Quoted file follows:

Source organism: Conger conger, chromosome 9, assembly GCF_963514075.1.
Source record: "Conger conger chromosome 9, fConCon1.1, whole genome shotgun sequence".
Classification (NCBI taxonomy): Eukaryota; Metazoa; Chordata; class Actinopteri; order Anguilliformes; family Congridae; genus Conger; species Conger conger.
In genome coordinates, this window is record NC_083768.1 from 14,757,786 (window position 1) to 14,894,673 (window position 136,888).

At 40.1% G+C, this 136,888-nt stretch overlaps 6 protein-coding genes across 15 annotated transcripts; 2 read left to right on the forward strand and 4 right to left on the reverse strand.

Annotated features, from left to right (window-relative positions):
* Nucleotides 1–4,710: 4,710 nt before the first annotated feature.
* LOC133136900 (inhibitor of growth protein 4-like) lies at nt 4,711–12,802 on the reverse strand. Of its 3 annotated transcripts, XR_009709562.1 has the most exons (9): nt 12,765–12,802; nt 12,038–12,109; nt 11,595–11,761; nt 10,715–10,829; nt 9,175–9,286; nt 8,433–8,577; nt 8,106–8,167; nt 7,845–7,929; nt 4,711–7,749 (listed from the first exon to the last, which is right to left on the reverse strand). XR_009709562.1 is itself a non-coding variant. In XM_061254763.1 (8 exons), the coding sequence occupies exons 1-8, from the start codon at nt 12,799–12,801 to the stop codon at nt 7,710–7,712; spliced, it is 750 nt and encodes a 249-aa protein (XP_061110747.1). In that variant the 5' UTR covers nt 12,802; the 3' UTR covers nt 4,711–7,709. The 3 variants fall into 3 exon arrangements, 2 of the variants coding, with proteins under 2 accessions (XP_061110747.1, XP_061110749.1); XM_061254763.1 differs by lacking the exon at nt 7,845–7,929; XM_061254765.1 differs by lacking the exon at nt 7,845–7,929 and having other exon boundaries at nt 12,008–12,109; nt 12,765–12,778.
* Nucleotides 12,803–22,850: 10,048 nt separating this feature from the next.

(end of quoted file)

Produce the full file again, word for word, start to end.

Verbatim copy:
Source organism: Conger conger, chromosome 9, assembly GCF_963514075.1.
Source record: "Conger conger chromosome 9, fConCon1.1, whole genome shotgun sequence".
Classification (NCBI taxonomy): Eukaryota; Metazoa; Chordata; class Actinopteri; order Anguilliformes; family Congridae; genus Conger; species Conger conger.
In genome coordinates, this window is record NC_083768.1 from 14,757,786 (window position 1) to 14,894,673 (window position 136,888).

At 40.1% G+C, this 136,888-nt stretch overlaps 6 protein-coding genes across 15 annotated transcripts; 2 read left to right on the forward strand and 4 right to left on the reverse strand.

Annotated features, from left to right (window-relative positions):
* Nucleotides 1–4,710: 4,710 nt before the first annotated feature.
* LOC133136900 (inhibitor of growth protein 4-like) lies at nt 4,711–12,802 on the reverse strand. Of its 3 annotated transcripts, XR_009709562.1 has the most exons (9): nt 12,765–12,802; nt 12,038–12,109; nt 11,595–11,761; nt 10,715–10,829; nt 9,175–9,286; nt 8,433–8,577; nt 8,106–8,167; nt 7,845–7,929; nt 4,711–7,749 (listed from the first exon to the last, which is right to left on the reverse strand). XR_009709562.1 is itself a non-coding variant. In XM_061254763.1 (8 exons), the coding sequence occupies exons 1-8, from the start codon at nt 12,799–12,801 to the stop codon at nt 7,710–7,712; spliced, it is 750 nt and encodes a 249-aa protein (XP_061110747.1). In that variant the 5' UTR covers nt 12,802; the 3' UTR covers nt 4,711–7,709. The 3 variants fall into 3 exon arrangements, 2 of the variants coding, with proteins under 2 accessions (XP_061110747.1, XP_061110749.1); XM_061254763.1 differs by lacking the exon at nt 7,845–7,929; XM_061254765.1 differs by lacking the exon at nt 7,845–7,929 and having other exon boundaries at nt 12,008–12,109; nt 12,765–12,778.
* Nucleotides 12,803–22,850: 10,048 nt separating this feature from the next.